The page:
Cyberbullying leads to depression

Taylor Hildridge is a young woman who received the gift of her dreams for her 17th birthday, her very own laptop.

What she thought would be the best gift in the world, turned out to be the worst gift of her life. With a new laptop came her social life on the web.

When her social life was attacked, Hildridge became filled with depression, which eventually led to her attempt at suicide.

Taylor Hildridge is a fictional character, played by Emily Osment in the ABC Family original film, Cyberbully, who took to the Internet to build her social life.

While her intentions were pure and she simply wanted to join the crowd, she ended up standing alone as she was left to face a cyberbully. After days of harassment and public embarrassment that stemmed from the rumors that were being spread about her online, the pressure became overwhelming and Hildridge decided she could no longer live with her situation.

She attempted to commit suicide by consuming an entire bottle of pills; however, her friend was able to come to her rescue before she made that irrational decision.

While this story may merely be a dramatic ABC Family presentation, these kinds of things happen every day, and most people have no idea it’s going on.

According to, “Cyber bullying” is defined as a young person tormenting, threatening, harassing, or embarrassing another young person using the Internet or other technologies, like cell phones.

Victoria Garcia, a former victim that overcome cyber bullying, said she encountered bullying first in person and then online.

“Beginning high school was a struggle for me, as it would be for anyone. It all started with a boy, who brought many complications to my life. This guy had many friends that didn’t agree with his decision to talk to me. I had many of those girls bully me throughout my ninth grade year. They did anything and everything to tear me down,” Garcia said. “It first began with them telling me ugly things in the hallways. When that didn’t work, they began being aggressive and doing things like shoving me in the hallways. I remember being called “ugly” and “worthless” and even told to ‘go kill yourself.’ I remember just thinking how could people be so cruel and heartless?”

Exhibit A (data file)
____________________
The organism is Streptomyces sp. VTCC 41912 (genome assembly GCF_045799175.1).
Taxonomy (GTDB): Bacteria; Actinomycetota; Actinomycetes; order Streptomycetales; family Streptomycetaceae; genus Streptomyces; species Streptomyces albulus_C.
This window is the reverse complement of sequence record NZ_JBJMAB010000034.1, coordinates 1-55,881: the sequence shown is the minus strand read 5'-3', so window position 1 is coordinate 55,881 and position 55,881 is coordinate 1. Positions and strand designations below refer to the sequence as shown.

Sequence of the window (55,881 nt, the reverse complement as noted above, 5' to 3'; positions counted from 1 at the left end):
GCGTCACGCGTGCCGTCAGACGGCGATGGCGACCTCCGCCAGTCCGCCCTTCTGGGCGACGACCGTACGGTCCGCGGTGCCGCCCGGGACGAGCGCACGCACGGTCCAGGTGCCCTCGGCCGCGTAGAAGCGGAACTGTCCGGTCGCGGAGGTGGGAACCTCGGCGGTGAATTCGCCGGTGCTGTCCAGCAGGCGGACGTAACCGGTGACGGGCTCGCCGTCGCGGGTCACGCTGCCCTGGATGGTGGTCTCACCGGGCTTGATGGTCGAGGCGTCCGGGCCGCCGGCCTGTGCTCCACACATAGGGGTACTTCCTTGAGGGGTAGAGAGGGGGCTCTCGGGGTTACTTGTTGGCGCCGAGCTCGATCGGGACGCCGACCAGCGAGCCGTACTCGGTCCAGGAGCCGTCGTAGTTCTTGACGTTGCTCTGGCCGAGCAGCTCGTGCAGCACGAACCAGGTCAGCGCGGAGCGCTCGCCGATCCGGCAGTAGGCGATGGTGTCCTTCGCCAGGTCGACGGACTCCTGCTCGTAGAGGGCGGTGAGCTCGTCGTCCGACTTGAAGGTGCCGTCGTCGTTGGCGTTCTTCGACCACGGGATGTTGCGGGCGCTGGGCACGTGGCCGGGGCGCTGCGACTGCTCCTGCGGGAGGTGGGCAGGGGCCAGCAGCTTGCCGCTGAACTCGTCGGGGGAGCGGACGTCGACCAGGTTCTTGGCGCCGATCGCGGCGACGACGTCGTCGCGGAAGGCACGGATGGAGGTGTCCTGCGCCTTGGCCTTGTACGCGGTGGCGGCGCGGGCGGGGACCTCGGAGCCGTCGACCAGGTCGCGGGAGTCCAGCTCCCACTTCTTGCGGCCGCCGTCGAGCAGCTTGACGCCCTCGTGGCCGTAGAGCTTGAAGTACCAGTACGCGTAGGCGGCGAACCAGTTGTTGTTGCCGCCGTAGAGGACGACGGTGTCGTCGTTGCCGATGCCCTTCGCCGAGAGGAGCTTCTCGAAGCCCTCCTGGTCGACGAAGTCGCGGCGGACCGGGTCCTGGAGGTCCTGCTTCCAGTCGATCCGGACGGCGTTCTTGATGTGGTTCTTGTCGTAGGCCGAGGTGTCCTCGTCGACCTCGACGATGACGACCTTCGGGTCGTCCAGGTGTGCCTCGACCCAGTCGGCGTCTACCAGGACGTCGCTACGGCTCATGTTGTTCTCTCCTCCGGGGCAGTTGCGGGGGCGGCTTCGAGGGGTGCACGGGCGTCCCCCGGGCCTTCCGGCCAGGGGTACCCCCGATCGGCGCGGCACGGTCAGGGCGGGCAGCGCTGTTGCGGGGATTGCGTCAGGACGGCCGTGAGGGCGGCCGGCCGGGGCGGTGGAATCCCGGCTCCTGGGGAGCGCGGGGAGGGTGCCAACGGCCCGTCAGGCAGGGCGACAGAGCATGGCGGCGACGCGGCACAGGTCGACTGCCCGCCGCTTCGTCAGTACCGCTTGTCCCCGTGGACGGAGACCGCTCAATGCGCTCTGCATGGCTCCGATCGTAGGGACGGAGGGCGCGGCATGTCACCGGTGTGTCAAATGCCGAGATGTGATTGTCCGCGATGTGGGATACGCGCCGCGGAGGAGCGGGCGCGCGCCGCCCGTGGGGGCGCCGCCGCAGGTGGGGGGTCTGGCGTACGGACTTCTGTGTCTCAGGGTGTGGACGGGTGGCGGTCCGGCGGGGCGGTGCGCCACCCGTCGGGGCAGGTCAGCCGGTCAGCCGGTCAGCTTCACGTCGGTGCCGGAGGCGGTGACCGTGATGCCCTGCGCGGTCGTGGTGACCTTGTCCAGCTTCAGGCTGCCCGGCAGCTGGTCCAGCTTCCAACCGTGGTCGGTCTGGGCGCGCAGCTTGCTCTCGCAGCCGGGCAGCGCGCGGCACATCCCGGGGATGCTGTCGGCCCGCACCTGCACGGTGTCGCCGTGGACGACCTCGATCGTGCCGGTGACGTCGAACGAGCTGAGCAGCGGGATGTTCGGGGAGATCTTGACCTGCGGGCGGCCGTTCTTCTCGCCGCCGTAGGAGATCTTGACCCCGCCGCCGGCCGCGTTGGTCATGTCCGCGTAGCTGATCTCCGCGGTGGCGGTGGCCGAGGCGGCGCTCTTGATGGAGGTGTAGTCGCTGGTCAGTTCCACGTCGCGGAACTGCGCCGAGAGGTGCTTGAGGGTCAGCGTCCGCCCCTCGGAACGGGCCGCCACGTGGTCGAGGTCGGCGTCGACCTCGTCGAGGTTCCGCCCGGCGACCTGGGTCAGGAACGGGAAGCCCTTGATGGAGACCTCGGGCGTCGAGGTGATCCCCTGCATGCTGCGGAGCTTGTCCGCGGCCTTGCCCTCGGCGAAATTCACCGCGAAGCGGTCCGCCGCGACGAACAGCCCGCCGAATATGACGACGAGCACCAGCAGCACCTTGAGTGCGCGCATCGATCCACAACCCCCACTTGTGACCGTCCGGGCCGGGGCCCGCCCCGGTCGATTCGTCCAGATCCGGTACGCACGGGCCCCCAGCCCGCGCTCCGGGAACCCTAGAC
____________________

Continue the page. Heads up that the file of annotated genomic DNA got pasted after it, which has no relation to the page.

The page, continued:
Sophia Quintela, a bullying survivor said, “Bullying plays a major role in my life. It has led me to the person I am today and who I hope to be in the future. Let’s go back to elementary days. ‘Fatty,’ ‘fatball,’ and ‘squishy’ were some of my nicknames. I was a chubby kid, what can I say, I loved food. Reason being, it was comfort for me at the time. Boys would walk around and make fun of me because I wore different style of clothes than every other girl. They would ask me out and then write me a little note saying ‘I was joking by the way. You’re too ugly or too fat to date.’ Some of those words are implanted in my head. I didn’t know what I was doing or what was going on. Why people treated me as if I were some kind of creature from another world. I was a kid. I was me. To them it wasn’t cool to be the real you,” Quintela said.

“I started to keep a journal, writing all of my feelings down because I felt as if no one knew what I was going through or I felt as if they couldn’t help me… as if I was the ‘Lost Cause.’ I put it in my backpack one day, and the bell rang for lunch and as I was walking into the cafeteria everyone started laughing at me, reading things in my journal, and making fun of me. I saw this boy who kept reading it out loud. As I tried to grab it he threw it to another boy. As it hit the table, it dropped to the floor and so did I. I knew I shouldn’t let them see me cry so I ran off into the bathroom and started bawling. Everyone knew me as the girl who lost it and retreated into the bathroom,” Quintela said. “Same thing would happen to me over and over again. It was always a joke to them.”